This week, I’ve got a couple startling glimpses of the past to share with you:
Copper-covered mummies discovered in remote Siberia from a long-lost Arctic civilisation
The mummified remains of a baby and an adult have been discovered in a medieval necropolis in remote Siberia. The adult was covered in copper from head to toe, while small fragments of copper boiler were placed on the baby.
Archaeologists have yet to find out what exactly these funerary rituals meant. It is also unclear what mysterious ancient civilisation these two individuals belonged to. However, the archaeological site where they were discovered has been known for twenty years and has already revealed a number of secrets about the past….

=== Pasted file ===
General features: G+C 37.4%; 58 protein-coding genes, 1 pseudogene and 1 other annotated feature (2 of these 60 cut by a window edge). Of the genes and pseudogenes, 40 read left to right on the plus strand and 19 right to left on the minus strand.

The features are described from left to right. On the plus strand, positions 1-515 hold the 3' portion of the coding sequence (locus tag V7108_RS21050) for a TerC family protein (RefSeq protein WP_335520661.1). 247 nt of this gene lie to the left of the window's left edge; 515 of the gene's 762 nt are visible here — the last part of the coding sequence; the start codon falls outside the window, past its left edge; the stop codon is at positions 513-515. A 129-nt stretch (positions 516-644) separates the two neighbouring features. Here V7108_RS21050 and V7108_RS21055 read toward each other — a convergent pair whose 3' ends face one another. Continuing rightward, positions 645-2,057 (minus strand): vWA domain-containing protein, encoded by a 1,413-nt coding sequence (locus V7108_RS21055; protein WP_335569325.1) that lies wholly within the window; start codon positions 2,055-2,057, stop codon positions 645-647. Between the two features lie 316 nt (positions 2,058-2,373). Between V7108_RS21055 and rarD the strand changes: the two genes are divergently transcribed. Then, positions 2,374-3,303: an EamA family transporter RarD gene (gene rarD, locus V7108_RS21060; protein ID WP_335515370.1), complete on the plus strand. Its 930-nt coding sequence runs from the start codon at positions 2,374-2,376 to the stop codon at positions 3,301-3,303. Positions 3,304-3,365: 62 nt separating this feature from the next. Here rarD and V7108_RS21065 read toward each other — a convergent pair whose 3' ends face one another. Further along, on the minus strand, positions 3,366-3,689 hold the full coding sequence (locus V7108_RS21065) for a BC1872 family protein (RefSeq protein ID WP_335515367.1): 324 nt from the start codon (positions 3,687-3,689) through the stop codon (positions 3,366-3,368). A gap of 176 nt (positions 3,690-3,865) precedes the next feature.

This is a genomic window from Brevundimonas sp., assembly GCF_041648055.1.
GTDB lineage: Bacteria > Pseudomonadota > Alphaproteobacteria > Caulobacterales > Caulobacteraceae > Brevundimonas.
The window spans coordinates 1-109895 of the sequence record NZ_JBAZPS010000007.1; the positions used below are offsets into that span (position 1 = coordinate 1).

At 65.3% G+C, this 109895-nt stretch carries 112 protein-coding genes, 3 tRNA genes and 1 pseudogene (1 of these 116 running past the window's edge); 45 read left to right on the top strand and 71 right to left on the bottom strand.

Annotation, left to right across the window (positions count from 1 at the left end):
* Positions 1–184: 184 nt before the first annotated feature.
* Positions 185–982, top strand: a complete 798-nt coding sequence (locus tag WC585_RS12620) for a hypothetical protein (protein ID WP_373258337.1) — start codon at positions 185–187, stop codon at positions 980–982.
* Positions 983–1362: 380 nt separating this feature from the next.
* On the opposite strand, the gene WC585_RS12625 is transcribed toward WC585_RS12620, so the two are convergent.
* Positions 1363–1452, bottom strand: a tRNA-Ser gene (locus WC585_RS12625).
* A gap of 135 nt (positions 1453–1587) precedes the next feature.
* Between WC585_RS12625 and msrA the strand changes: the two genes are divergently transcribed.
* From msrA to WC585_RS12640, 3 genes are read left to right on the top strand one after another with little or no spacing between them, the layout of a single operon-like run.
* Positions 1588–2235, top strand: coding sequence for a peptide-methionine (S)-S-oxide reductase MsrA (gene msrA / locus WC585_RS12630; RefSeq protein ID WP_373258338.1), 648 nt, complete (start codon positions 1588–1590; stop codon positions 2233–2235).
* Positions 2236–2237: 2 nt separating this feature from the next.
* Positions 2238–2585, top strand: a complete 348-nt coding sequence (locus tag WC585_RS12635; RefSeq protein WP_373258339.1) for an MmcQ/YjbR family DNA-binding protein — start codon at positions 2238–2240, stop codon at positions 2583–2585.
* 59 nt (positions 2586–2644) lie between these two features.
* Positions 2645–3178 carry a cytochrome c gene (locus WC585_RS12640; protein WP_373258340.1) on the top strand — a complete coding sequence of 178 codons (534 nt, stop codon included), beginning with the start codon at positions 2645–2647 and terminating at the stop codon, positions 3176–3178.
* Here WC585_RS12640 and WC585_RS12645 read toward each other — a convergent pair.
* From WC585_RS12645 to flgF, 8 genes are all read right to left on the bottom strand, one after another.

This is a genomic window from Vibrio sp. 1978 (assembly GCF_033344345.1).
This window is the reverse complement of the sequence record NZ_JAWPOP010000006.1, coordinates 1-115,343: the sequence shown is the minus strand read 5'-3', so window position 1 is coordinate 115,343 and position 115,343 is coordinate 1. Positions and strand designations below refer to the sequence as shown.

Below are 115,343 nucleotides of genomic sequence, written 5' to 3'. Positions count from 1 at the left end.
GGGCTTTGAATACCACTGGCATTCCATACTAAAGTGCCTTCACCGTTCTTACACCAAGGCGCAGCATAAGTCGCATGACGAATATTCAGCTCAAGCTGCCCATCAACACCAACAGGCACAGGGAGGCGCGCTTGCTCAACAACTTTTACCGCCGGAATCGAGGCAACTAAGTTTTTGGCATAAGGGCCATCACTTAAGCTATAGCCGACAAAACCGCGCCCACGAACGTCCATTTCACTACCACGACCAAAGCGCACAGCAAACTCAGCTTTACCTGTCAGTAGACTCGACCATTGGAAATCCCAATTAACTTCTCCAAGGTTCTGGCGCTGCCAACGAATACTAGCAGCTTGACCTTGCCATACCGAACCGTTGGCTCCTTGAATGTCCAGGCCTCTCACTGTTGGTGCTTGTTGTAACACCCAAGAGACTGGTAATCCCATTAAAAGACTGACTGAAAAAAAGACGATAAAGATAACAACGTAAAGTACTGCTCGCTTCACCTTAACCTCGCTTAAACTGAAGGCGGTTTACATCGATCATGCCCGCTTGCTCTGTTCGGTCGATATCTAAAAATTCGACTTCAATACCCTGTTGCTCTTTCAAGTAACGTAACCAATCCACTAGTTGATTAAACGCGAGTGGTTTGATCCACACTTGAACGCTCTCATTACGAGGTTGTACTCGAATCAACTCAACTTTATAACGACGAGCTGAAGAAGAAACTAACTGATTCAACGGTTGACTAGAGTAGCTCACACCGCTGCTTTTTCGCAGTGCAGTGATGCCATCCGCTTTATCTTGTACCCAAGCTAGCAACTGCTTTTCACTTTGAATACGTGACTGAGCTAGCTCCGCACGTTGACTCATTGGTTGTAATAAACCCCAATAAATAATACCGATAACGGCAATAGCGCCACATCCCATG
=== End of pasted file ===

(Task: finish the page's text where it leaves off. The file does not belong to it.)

You know what? Archaeology cannot “discover” exactly what those funerary rights meant. How could anybody possibly do that, absent a time machine? “Meaning” is not something that can be dug up and explicated for posterity. Still, this is quite something.
In the mid-16th century, a bookbinder picked up a piece of parchment — one that was already centuries old — and used it to bind a book of poetry. This parchment’s text remained unreadable for nearly 500 years, but now, thanks to state-of-the-art imaging techniques, people can read its words once more, according to a new study….The team sent the book to the Cornell High Energy Synchrotron Source (CHESS) in Ithaca, New York, where powerful X-rays fully imaged the text and its marginal comments. When the researchers sent the results to study co-researcher Richard Kieckhefer, a professor of religion and history at Northwestern, he announced that it was a sixth-century Roman law code with notes referencing the church’s canon law
Now how about *that*? The things you can do with modern technology. Amazing.